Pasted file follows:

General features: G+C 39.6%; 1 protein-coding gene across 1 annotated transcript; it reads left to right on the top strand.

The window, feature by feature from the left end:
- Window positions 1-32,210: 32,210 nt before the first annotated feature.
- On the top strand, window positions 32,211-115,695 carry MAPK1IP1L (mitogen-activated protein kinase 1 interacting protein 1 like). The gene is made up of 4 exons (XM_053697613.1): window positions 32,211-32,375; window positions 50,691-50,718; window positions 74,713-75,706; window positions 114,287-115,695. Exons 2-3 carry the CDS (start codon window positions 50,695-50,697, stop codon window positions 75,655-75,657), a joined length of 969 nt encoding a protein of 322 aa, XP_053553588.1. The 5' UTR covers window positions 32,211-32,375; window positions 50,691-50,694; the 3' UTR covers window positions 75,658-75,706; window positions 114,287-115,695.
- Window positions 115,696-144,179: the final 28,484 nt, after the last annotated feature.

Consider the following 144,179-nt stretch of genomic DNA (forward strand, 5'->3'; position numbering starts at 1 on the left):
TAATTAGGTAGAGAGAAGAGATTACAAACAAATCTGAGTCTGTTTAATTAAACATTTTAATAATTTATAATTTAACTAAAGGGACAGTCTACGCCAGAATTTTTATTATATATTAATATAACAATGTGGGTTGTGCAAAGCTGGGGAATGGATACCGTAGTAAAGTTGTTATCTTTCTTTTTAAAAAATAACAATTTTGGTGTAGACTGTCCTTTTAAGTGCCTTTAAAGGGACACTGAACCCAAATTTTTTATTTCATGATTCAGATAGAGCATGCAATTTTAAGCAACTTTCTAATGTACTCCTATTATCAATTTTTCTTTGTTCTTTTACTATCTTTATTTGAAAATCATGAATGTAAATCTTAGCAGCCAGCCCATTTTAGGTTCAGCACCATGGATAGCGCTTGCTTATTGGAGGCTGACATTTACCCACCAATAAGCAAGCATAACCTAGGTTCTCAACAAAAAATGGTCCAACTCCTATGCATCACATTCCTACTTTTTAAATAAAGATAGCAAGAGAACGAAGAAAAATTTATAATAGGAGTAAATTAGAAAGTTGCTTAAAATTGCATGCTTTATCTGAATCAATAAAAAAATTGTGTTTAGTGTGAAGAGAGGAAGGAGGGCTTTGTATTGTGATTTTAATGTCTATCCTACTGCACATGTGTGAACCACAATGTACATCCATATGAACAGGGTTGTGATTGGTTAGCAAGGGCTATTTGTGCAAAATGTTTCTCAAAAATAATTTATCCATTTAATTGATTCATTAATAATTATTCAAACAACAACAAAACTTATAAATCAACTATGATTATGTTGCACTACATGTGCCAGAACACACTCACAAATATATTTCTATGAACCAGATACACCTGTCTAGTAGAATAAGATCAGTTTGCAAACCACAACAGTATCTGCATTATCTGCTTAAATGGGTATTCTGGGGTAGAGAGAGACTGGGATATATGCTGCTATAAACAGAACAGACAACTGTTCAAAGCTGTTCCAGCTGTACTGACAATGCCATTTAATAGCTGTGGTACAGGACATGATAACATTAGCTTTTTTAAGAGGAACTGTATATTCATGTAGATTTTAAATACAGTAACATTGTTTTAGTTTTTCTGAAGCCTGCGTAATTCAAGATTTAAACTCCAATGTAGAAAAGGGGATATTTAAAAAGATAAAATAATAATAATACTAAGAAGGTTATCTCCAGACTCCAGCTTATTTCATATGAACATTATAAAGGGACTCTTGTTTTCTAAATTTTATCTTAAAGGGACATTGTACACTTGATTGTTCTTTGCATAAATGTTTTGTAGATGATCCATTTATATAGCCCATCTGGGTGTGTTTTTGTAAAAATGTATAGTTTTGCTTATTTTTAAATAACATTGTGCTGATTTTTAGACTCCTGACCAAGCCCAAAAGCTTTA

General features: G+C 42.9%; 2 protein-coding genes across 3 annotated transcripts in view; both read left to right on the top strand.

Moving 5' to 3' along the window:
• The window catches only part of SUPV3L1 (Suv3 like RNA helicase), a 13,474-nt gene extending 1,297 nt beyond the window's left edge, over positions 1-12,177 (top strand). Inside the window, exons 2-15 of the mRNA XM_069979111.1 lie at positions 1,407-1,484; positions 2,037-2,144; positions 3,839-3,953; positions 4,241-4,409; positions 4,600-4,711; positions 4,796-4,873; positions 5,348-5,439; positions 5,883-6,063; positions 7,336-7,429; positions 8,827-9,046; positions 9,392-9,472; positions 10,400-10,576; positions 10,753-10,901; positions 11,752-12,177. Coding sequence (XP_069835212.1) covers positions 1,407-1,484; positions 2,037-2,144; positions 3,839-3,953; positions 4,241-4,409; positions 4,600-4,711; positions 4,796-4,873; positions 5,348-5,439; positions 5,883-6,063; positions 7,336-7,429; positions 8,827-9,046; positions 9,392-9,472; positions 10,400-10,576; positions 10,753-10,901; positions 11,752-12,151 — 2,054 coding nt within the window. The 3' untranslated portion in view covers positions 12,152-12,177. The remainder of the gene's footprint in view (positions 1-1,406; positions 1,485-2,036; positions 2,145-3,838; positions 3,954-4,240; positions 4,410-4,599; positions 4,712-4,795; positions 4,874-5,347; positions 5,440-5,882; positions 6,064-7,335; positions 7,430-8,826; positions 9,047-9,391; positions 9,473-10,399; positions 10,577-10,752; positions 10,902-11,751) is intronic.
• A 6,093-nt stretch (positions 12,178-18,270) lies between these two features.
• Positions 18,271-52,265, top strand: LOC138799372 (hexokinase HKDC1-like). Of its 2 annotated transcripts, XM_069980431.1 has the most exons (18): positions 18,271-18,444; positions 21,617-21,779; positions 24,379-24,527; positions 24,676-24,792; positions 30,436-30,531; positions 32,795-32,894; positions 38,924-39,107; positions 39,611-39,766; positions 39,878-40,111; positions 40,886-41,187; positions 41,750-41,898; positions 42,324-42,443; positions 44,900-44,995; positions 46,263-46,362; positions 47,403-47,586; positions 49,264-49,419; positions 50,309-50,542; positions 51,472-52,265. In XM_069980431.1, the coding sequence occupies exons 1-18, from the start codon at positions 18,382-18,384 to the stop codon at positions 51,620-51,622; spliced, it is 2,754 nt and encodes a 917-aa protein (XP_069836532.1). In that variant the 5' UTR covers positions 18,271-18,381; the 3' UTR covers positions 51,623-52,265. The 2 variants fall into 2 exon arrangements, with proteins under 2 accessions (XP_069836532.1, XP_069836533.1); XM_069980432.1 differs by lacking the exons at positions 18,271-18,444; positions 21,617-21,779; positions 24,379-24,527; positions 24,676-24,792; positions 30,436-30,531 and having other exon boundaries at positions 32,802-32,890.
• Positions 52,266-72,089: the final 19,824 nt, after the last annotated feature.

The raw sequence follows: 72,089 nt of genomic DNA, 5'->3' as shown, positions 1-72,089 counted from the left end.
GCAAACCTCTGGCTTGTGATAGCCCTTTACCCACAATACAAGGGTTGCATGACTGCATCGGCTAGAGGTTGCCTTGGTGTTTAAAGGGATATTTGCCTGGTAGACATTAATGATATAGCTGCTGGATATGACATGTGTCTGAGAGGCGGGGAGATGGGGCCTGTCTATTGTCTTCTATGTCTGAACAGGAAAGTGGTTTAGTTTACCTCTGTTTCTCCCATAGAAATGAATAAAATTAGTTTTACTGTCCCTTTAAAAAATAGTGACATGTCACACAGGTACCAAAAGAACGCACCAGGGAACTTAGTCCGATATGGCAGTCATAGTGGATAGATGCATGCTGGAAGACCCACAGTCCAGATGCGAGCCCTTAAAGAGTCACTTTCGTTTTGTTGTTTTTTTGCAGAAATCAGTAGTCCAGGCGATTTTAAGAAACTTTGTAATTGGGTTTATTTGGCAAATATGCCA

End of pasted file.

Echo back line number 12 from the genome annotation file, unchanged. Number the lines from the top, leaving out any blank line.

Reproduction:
• Positions 18,271-52,265, top strand: LOC138799372 (hexokinase HKDC1-like). Of its 2 annotated transcripts, XM_069980431.1 has the most exons (18): positions 18,271-18,444; positions 21,617-21,779; positions 24,379-24,527; positions 24,676-24,792; positions 30,436-30,531; positions 32,795-32,894; positions 38,924-39,107; positions 39,611-39,766; positions 39,878-40,111; positions 40,886-41,187; positions 41,750-41,898; positions 42,324-42,443; positions 44,900-44,995; positions 46,263-46,362; positions 47,403-47,586; positions 49,264-49,419; positions 50,309-50,542; positions 51,472-52,265. In XM_069980431.1, the coding sequence occupies exons 1-18, from the start codon at positions 18,382-18,384 to the stop codon at positions 51,620-51,622; spliced, it is 2,754 nt and encodes a 917-aa protein (XP_069836532.1). In that variant the 5' UTR covers positions 18,271-18,381; the 3' UTR covers positions 51,623-52,265. The 2 variants fall into 2 exon arrangements, with proteins under 2 accessions (XP_069836532.1, XP_069836533.1); XM_069980432.1 differs by lacking the exons at positions 18,271-18,444; positions 21,617-21,779; positions 24,379-24,527; positions 24,676-24,792; positions 30,436-30,531 and having other exon boundaries at positions 32,802-32,890.